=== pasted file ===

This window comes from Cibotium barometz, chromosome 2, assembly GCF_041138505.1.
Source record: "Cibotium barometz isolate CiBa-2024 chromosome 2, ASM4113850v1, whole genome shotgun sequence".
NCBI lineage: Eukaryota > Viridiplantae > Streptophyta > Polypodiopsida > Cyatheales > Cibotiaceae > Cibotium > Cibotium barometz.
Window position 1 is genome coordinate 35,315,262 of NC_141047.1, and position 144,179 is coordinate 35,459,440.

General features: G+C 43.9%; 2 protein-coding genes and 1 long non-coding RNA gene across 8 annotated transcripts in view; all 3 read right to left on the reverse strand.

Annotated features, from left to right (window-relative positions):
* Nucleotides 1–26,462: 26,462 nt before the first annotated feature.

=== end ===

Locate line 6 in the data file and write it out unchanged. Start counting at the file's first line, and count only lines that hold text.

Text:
Annotated features, from left to right (window-relative positions):